How to launch an XFCE Desktop using chroot? (Using Xnest Console)

Although the virtualized OS is an ARM RC2, that should not factor into the specific problem I’m asking about here which is more generic in nature.

Host: x64 openSUSE 12.2
Guest: openSUSE ARM 12.2

Method of virtualization:
QEMU translation using the package “qemu-linux-user”
File system is a standard chroot

Display Method
Using an Xnest console

Based primarily on the openSUSE ARM on chroot HCL
https://en.opensuse.org/HCL:Chroot

Problem:
Although I have been able to launch the VM using the XFCE file system, I am able only to launch a graphical application in a blank Xnest console. When I attempt to start the xfce Desktop, I get an error that a display is already running. I suppose I might be able to specify a different display but I’d prefer to be running only one display… So I need some insight where in my process I should be specifying the xfce Desktop, eg maybe when I lauched the Xnest console is it possible to simultaneously specify the xfce desktop?
**
Specific Error**
At the very end of the steps I describe below, when I attempt to launch the xfce Desktop, I get the following two errors simultaneously.
The error is displayed two ways, both from the chroot console and the Xnet console
(Graphical)

Unable to contact settngs server
Did not receive a reply. Possible causes include the remote application did not send a reply, the message bus security policy blocked the reply, the reply timeout expired, or the network connection was broken

(chroot console)

> startxfce4
/usr/bin/startxfce4: X server already running on display localhost:1
Xlib:  extension "RANDR" missing on display "localhost:1".

(gst-plugin-scanner:4801): GStreamer-WARNING **: Failed to load plugin '/usr/lib/gstreamer-0.10/libgstdc1394.so': /usr/lib/gstreamer-0.10/libgstdc1394.so: undefined symbol: dc1394_iso_release_all

Following is a complete description of all steps taken installing and running the VM. It starts by using the same steps described in the HCL to the point where a CLI console works. From the point after describing how to exit, I’ve been able to launch a blank Xnest console but am unable to start XFCE.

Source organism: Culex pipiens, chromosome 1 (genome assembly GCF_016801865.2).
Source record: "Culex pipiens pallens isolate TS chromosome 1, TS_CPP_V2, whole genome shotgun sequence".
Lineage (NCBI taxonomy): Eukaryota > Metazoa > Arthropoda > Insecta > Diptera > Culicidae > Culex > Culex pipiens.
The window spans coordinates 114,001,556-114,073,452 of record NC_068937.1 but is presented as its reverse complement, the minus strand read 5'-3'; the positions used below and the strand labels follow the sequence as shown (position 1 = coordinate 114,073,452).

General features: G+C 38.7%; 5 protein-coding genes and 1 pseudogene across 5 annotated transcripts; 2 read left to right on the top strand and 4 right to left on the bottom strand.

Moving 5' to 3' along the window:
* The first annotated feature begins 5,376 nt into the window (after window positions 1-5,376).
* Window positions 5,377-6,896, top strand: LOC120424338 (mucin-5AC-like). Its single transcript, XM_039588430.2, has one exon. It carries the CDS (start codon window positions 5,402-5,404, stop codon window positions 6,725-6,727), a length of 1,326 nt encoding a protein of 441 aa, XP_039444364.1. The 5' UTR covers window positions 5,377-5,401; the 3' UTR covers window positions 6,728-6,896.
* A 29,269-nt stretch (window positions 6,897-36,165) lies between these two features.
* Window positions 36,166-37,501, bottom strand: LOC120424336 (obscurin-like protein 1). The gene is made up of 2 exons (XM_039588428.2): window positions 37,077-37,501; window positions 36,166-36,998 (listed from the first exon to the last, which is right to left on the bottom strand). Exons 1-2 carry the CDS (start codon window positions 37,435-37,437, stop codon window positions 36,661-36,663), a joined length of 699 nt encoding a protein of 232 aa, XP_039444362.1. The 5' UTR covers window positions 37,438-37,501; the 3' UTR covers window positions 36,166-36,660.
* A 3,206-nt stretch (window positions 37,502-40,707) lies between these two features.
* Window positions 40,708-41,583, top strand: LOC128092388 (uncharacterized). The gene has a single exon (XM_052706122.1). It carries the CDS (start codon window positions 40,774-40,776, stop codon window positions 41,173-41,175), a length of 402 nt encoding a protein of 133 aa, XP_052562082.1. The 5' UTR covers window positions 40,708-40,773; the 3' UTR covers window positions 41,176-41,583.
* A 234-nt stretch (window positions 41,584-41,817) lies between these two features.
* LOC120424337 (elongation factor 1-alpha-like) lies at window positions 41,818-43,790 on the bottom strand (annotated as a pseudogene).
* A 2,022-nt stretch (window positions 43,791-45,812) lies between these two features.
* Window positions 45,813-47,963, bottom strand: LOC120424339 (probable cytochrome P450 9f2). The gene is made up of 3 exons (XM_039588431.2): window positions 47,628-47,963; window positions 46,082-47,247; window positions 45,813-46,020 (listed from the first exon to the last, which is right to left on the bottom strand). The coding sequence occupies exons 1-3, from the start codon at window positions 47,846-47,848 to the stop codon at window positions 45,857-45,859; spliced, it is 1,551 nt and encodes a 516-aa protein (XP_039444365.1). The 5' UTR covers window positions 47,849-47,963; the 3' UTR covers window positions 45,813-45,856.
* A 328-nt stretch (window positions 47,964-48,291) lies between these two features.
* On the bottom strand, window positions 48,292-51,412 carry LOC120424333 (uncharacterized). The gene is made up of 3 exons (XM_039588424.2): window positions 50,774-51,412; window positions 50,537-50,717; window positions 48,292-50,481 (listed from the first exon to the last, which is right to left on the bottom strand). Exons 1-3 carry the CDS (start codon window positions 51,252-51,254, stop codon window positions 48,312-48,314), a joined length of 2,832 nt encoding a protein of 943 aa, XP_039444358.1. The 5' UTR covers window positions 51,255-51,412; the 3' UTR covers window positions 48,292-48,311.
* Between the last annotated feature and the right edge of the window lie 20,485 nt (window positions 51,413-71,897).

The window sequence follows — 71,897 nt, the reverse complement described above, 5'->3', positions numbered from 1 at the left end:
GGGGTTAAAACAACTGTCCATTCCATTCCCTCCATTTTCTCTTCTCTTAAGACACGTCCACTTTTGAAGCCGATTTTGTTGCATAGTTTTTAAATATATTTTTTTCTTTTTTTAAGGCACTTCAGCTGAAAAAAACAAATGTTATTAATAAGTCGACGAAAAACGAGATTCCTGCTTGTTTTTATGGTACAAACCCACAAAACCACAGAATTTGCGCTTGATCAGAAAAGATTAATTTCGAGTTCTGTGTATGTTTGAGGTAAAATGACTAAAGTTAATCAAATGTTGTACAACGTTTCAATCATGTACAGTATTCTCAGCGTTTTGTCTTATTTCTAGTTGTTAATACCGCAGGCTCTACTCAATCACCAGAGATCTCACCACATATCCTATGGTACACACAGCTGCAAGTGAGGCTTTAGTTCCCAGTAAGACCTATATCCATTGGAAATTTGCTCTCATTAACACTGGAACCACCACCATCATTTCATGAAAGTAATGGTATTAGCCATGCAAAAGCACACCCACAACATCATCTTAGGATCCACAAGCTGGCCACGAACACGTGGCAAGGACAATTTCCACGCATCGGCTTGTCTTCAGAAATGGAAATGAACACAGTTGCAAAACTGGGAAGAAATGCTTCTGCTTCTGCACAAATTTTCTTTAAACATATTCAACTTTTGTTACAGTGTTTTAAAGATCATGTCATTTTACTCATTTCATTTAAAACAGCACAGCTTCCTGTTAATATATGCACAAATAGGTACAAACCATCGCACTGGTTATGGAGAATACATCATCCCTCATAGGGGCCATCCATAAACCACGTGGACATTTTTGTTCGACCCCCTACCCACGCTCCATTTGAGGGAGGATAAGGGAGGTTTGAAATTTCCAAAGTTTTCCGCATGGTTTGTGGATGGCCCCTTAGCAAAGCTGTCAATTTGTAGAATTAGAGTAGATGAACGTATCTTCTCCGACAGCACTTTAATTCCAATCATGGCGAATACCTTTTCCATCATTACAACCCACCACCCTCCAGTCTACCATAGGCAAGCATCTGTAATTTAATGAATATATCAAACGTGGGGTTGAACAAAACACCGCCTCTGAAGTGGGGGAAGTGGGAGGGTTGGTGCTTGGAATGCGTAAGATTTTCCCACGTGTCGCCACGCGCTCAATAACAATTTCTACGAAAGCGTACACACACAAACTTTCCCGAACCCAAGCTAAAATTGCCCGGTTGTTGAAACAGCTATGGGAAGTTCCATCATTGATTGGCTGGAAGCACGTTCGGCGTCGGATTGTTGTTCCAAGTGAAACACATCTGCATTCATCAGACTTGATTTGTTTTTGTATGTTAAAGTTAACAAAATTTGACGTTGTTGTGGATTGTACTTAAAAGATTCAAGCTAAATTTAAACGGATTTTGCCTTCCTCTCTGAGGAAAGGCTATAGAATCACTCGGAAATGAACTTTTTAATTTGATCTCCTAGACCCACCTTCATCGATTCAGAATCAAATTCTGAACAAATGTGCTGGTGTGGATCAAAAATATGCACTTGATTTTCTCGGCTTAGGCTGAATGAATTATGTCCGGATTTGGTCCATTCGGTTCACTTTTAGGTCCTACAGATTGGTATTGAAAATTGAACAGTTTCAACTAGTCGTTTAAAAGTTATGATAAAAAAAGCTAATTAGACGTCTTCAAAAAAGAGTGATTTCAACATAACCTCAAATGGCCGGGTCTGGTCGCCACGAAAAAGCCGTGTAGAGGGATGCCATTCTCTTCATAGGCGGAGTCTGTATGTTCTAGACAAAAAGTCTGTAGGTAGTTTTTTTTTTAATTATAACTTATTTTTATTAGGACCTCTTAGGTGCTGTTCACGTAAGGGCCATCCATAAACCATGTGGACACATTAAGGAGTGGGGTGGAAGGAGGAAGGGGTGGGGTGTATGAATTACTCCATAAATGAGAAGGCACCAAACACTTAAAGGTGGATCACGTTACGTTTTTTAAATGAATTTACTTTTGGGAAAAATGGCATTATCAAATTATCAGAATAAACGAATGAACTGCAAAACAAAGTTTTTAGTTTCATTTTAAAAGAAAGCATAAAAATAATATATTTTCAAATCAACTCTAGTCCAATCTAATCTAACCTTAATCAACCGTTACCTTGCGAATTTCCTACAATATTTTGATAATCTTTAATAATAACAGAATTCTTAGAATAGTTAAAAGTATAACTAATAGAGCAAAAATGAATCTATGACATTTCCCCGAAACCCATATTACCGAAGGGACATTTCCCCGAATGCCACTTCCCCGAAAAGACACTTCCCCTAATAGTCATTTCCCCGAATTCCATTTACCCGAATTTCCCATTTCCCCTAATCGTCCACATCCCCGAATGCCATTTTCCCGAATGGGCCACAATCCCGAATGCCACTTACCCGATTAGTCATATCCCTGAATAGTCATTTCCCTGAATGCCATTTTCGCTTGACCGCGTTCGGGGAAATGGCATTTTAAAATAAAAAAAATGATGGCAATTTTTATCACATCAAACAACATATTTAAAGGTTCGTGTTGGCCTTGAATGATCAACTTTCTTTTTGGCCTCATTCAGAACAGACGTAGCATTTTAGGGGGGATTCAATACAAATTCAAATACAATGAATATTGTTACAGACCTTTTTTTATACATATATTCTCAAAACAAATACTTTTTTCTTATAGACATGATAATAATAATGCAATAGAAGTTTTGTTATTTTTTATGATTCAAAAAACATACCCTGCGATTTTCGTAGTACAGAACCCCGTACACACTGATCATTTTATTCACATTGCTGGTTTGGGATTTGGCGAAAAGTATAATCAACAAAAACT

Summary of steps
For clarity (hopefully) although I tried to always specify whether the command is entered into a Host Console or a Chroot Console, I additionally prepended a hash (#) to any commands which should run in the Host Console.

If you’re running a non-x86 OS (eg ARM, Sparc, Alpha, etc) on your x86 machine, you’ll need to install QEMU translation. This is different than running full QEMU-KVM. Once installed, you only need to run the script to enable functionality

# zypper in qemu-linux-user
# qemu-binfmt-conf.sh

Download an appropriate file system
Index of /ports/armv7hl/distribution/12.2/images
XFCE image for a graphical system openSUSE-12.2-ARM-XFCE-rootfs-*.tbz

Note: Download the following image if you don’t want an image which includes a Desktop
JeOS image for a minimal system openSUSE-12.2-ARM-JeOS-rootfs-*.tbz

On the Host machine,
Open a console and browse to your preferred location, create a root directory for your chroot as follows, copy your downloaded compressed file system described earlier to your current directory. The following tar command uncompresses the file into the chroot directory

# mkdir rootfs
# sudo tar xvjf *.tbz -C rootfs

**